I have a better sense of its age, too. Fantasy has changed a lot since The Eye of the World first came out, so it naturally feels like it’s older, and I’m not entirely sure why. Perhaps it’s the tone, which is reaching for the epic but is a little more down to earth than that. Does that make sense?
Jackie: Yes! This makes complete sense. When I think of epics, I think of books more poetic, with more focus on a single character (despite a gigantic cast) and more purple prose. What I love about Jordan’s writing is that this series is so readable.
I get what you’re saying about Jordan’s characters dying off. And yes, some of them do die, and it’s heartbreaking and frustrating at the same time because we spent so much time with them. But I also know that Jordan cares for and respects his characters. I tried to read A Song of Ice and Fire and couldn’t get I to it. I feel like Martin doesn’t particularly care or respect his characters (other than maybe Tyrion) and that comes across. So I don’t care either.
Kim: I do think Martin cares about his characters. He’s just more realistic about their chances of survival, given the things they go through. In A Song of Ice and Fire, actions have consequences, and sometimes those consequences are deadly. With WoT– especially later on– it seemed like Jordan would introduce a character, spend a bunch of pages talking about this or that from their point of view, and then kill them off because “Oh, a Forsaken shows up, and that newly-introduced characters saw something they shouldn’t have”. What’s the point of that? What drove me nuts about that later books is something that other readers adore about the series: Jordan massively expands his world and introduces a zillion characters and has them doing All The Things, when all I’m concerned about is the core group, and later on there are entire books where core characters don’t appear at all. It was immensely frustrating.
Jackie: You know, I must be in the latter group of people. I feel if Martin focused on a core group for one or two books, then expanded to his zillion characters, I would have been more engaged. I never know who the protagonist is in A Song of Ice and Fire— which leads me to care about no one. Wah wah. But by the time a zillion characters are introduced in Jordan’s universe, I’m committed to the ta’veren. When new characters die off I’m less concerned as I understand how they do or do not impact the ta’veren storyline. I know who to root for. I’m set with my alliances.
Kim: I think both Martin and Jordan started with a core group and then expanded and expanded. I always want to remain with the core group an author starts with, and I find it frustrating when they devote more and more time to other characters that have only recently been introduced or one-off characters who end up having little impact on the story. When you have entire books that don’t mention a core character or two, I lost interest. That’s my current problem with Andrzej Sapkowski’s Witcher series. You get a few chapters with Geralt, and then the story wanders off to a political discussion between a group of people you’ve never heard of before. It’s aggravating.
Jackie: I haven’t read many great Fantasy epics, but I get the impression authors to get lost in their works. It seems that the greatest authors, such as Tolkien, focus more on the world their story takes place in than in the story itself. Which isn’t a bad thing! But I wonder if this is why authors lose themselves. You’re right, we don’t need to hear all about the endless characters away from the core group. They enrich the story, I’m sure, but that’s not why I’m reading this series.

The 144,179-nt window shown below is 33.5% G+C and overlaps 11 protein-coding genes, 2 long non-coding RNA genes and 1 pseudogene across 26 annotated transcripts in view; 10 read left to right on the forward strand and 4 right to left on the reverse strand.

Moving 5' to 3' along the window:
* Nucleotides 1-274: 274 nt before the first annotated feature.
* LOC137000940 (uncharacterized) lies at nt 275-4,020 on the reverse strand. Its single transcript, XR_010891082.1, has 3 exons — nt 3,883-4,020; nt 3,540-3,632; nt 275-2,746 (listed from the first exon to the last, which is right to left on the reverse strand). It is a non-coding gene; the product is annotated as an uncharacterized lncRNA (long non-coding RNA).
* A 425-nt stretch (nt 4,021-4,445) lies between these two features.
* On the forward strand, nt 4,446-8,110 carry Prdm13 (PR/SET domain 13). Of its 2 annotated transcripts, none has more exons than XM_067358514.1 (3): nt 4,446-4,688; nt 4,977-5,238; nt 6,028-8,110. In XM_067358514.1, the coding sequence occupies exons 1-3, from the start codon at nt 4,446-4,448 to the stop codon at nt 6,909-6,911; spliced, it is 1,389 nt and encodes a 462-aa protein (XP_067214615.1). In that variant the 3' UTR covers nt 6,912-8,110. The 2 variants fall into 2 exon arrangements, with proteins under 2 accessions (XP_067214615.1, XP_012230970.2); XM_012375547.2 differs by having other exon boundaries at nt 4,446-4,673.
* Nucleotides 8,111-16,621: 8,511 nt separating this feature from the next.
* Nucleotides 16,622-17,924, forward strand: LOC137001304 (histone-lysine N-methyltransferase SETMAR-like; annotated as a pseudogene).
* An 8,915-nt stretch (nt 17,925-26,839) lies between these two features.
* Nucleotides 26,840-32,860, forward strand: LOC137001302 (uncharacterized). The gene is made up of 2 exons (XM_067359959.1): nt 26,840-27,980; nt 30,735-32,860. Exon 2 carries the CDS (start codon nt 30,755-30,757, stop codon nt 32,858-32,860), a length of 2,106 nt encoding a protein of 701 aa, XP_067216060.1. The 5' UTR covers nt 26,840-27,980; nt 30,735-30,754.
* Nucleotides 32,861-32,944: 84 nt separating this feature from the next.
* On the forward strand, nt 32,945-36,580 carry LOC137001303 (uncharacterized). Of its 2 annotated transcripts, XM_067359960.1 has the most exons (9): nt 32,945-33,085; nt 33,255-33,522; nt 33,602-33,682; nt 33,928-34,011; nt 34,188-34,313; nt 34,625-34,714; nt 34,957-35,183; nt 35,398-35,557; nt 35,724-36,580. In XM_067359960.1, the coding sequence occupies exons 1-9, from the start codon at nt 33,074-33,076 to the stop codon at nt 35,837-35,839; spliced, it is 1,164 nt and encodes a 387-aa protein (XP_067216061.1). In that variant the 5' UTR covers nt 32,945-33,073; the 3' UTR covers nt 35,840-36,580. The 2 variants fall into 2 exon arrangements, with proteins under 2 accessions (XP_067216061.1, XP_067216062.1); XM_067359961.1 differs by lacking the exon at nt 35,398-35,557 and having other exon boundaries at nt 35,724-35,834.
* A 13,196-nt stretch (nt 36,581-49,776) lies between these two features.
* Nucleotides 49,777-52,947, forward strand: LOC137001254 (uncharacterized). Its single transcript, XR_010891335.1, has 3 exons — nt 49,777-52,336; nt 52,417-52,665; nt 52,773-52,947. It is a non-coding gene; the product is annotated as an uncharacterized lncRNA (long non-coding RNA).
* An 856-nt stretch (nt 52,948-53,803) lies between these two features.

In reading the Valdemar books with Melanie @ Grab the Lapels, we’re just about to wrap up The Mage Storms. What I appreciate about the Valdemar series is that each trilogy (more or less) stands alone. Lackey can leave Elspeth in the background for a while and that’s okay because this trilogy isn’t about her. But I do miss Elspeth…
Kim: I didn’t care all that much for Elspeth… Does that make me a bad Valdemar fan?
A lot of authors do get lost in their worlds, and I think it’s sometimes a detriment to the stories. Yes, it can be cool to see all the amazing places, but it often makes the story far larger than it needs to be. For example, in the centenary edition of Lord of the Rings, the story itself is 1,069 pages. My hardback edition of Brandon Sanderson’s Oathbringer is 1,231 and it’s only one of ten planned books! We get a wide array of intricate details about nearly everything in Sanderson’s world and long, drawn-out character histories as well as stories from other parts of the world that are peripheral to the main story. All the flashbacks and side adventures in the Stormlight Archive didn’t make me more interested in the world of the story. It made me less interested in it. I think that was part of my problem with The Wheel of Time on my first attempt at it. The world was so big that I often lost sight of the core group. I kept having to read about all these other characters I just didn’t care about.
When I see these big books and massive series, I wonder if the author needs so many pages to tell the story, or if they’ve done so much research and planning that they can’t bear to cut a lot of extraneous things out. That said, I am willing to give the big books and long series a shot, but I approach them with a lot more skepticism than I do with a trilogy of 400-page books.